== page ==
Wyatt spent the next ten years wandering, living like the Unabomber in a tent in Helena, Montana, spending a year exploring Guatemala, where he became a vegetarian and embraced meditation, and along the way working at various counseling outposts to earn pocket money. In September of 1995 he somehow washed ashore at Magnolia Hi-Fi, where during orientation he told the following two truths and a lie: 1) he had ridden a motorcyle at 178 miles per hour; 2) he had been to forty-seven of the lower forty-eight by the time he was sixteen and 3) he had a six-year-old son named Jacob.

After bonding at that orientation it took little time for Wyatt and Beem to become friends, and accomplices. "It was definitely pandemonium when they were around," says Bobby McCory, a coworker at Magnolia Hi-Fi. "They were quite a combo — like powerful opposite forces that somehow kept the other in check." Beem and Wyatt used to delight in cranking up the display stereos to ear-splitting volumes, and they quickly developed a language so dense with inside jokes and obscure references that customers had no idea when they were being made fun of, which was often.

Nevertheless, "If it weren't for strippers, we wouldn't be best friends," says Wyatt. "Maybe buddies, but not the blood brothers we are now." It seems that during his Magnolia days Wyatt was dating a dancer at Club Déjà Vu. "She was the love of my life," he says. "She was my Tanya." One night, while hanging out at the club, Wyatt had "the big one," the kind of blowup that signals the end of any relationship. Wyatt stormed out of Club Déjà Vu and jumped in his car. Sensing the gravity of the situation Beem followed him outside, and, uninvited, parked himself in the passenger seat. "Rich was afraid I might kill myself, and I probably would have," says Wyatt. Without so much as a word Wyatt raced out of the parking lot driving like a madman, and after running a series of red lights he finally pulled over, screaming at Beem to "fuck off and get the fuck out of my car." Says Wyatt, "I was shaking, crying, and Rich grabbed my hand and touched my heart. He said he wasn't going to leave me, no matter what I said or did. It was a very special thing for him to make himself so vulnerable like that. When I finally cooled down I said, 'From this day forward you and I are forever best friends,' and that's exactly how it's worked out."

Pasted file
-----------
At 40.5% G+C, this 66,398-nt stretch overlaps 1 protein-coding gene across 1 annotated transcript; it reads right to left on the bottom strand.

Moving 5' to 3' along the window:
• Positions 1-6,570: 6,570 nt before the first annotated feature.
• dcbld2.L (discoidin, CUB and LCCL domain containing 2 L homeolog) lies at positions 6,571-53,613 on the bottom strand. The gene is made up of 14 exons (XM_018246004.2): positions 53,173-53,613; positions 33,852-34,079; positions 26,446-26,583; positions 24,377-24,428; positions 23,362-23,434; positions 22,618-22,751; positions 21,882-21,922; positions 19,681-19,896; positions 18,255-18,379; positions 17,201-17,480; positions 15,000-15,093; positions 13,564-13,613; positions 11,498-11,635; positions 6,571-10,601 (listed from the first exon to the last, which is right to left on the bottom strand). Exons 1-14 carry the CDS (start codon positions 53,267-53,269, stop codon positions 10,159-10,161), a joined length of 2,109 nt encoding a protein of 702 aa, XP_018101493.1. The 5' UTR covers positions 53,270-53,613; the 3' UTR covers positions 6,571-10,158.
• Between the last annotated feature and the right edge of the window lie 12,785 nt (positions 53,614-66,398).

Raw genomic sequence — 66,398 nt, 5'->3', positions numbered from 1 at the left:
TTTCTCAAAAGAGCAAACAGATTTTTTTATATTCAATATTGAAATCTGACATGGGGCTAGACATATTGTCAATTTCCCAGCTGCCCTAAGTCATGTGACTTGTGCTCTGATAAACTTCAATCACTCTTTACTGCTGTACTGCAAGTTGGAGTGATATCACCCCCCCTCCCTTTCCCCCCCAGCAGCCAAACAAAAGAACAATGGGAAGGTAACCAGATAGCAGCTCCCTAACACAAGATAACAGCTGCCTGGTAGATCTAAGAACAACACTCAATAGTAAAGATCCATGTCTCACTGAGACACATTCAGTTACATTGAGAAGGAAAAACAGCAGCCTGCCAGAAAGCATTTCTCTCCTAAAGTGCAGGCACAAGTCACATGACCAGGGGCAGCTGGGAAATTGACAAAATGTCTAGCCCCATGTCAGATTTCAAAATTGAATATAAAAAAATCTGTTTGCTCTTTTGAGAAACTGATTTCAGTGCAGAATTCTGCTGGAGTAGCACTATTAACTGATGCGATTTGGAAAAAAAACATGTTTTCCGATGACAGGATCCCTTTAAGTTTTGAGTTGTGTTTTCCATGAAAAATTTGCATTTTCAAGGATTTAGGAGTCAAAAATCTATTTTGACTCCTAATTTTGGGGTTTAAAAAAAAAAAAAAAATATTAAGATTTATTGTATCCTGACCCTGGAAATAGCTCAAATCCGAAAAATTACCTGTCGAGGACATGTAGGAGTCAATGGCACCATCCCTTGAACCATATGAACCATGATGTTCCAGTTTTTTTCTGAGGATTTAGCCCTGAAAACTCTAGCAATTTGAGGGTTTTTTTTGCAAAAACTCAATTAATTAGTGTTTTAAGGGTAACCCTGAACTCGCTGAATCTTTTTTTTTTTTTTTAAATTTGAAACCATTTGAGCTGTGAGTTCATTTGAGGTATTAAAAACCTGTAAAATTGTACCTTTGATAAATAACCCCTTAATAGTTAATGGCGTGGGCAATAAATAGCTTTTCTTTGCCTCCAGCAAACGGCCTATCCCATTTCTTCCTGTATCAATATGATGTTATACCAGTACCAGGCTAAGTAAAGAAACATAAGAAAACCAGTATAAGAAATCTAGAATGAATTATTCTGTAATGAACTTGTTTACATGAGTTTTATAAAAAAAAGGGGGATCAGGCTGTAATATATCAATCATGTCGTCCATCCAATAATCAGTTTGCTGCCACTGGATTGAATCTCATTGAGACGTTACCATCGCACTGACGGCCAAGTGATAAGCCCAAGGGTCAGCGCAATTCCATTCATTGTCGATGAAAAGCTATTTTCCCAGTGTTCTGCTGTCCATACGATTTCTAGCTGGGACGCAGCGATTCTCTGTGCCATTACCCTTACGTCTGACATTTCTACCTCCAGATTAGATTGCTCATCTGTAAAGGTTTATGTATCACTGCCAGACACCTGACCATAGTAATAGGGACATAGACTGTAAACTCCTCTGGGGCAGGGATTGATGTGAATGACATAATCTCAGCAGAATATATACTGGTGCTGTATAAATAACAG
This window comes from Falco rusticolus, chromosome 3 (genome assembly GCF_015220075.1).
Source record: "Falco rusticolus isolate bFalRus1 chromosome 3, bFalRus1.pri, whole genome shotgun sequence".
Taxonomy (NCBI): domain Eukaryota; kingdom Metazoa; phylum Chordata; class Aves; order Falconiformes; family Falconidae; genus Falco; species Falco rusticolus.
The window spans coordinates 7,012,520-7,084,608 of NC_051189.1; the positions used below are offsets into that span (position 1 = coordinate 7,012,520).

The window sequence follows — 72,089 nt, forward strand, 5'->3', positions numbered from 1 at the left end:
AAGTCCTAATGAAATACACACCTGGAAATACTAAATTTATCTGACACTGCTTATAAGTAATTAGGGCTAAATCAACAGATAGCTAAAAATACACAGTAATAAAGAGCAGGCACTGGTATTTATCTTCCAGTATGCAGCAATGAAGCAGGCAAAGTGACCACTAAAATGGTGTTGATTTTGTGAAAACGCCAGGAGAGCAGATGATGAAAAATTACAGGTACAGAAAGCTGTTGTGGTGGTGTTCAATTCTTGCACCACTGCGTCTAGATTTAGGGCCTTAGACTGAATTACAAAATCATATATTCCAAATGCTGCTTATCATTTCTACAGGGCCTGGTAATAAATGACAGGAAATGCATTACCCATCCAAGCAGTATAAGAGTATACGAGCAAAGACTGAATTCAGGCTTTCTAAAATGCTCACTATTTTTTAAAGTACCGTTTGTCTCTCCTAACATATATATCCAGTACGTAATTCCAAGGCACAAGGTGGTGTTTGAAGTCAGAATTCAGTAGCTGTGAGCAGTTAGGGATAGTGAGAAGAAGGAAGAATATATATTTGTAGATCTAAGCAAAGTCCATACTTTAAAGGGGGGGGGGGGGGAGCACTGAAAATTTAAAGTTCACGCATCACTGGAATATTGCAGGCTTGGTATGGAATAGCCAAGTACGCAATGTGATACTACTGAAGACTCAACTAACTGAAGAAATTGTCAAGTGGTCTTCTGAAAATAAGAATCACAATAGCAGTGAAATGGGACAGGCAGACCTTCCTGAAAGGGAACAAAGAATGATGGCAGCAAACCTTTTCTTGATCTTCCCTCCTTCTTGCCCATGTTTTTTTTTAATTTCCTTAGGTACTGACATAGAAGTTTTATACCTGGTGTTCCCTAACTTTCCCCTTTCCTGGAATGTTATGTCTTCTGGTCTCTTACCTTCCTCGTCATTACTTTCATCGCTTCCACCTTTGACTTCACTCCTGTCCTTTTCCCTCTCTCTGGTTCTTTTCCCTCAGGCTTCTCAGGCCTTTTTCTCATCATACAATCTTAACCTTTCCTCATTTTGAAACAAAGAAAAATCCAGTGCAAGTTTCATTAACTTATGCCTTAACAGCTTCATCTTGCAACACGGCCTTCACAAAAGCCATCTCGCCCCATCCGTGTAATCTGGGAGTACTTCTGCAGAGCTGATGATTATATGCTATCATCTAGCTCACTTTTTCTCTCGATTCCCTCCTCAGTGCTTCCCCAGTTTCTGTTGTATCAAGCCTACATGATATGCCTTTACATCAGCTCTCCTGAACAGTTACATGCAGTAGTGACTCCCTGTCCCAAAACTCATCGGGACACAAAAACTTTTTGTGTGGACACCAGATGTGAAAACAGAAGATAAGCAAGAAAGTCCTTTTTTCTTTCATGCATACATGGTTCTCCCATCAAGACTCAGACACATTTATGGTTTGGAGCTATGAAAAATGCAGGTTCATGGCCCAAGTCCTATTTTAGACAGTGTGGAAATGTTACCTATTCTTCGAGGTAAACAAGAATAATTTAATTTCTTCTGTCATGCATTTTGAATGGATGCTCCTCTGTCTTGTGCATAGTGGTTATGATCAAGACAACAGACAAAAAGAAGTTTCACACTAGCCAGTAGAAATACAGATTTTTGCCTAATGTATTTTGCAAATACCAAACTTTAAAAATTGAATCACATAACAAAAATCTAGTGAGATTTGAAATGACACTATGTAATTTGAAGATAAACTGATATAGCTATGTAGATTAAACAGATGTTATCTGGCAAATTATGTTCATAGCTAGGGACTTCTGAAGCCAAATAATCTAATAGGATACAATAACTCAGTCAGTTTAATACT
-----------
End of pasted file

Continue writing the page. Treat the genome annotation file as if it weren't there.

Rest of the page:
After collecting his things at his old apartment Beem crashed with Wyatt for a spell, assessing his options, such as they were. He finally accepted what everyone else had known all along: "The only thing I really knew, the only thing I was special at, was golf," he says. His dad made a few phone calls and, per usual, Rich was taken care of, this time in the form of a job offer at El Paso Country Club, just down the road from Las Cruces. The assistant pro position didn't pay much, but Beem could work on his game, and, more importantly, start right away. After a lifetime of running away — from golf, from his dad, from Las Cruces — Beem was heading home, to the life he never wanted.

Copyright © 2001, 2003 by Alan Shipnuck

Meet the Author

Alan Shipnuck wrote his first Sports Illustrated cover story in 1994, as a 21-year-old intern. Upon graduating from UCLA in 1996, he became one of the youngest staff writers in the magazine's history. Now a senior writer, Shipnuck writes regularly on golf. He is the author, with Christina Kim, of Swinging from My Heels: Confessions of an LPGA Star, as well as The Battle for Augusta National and Bud, Sweat & Tees, a national best-seller.

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Bud, Sweat, & Tees: Rich Beem's Walk on the Wild Side of the PGA Tour 4 out of 5 based on 0 ratings. 4 reviews.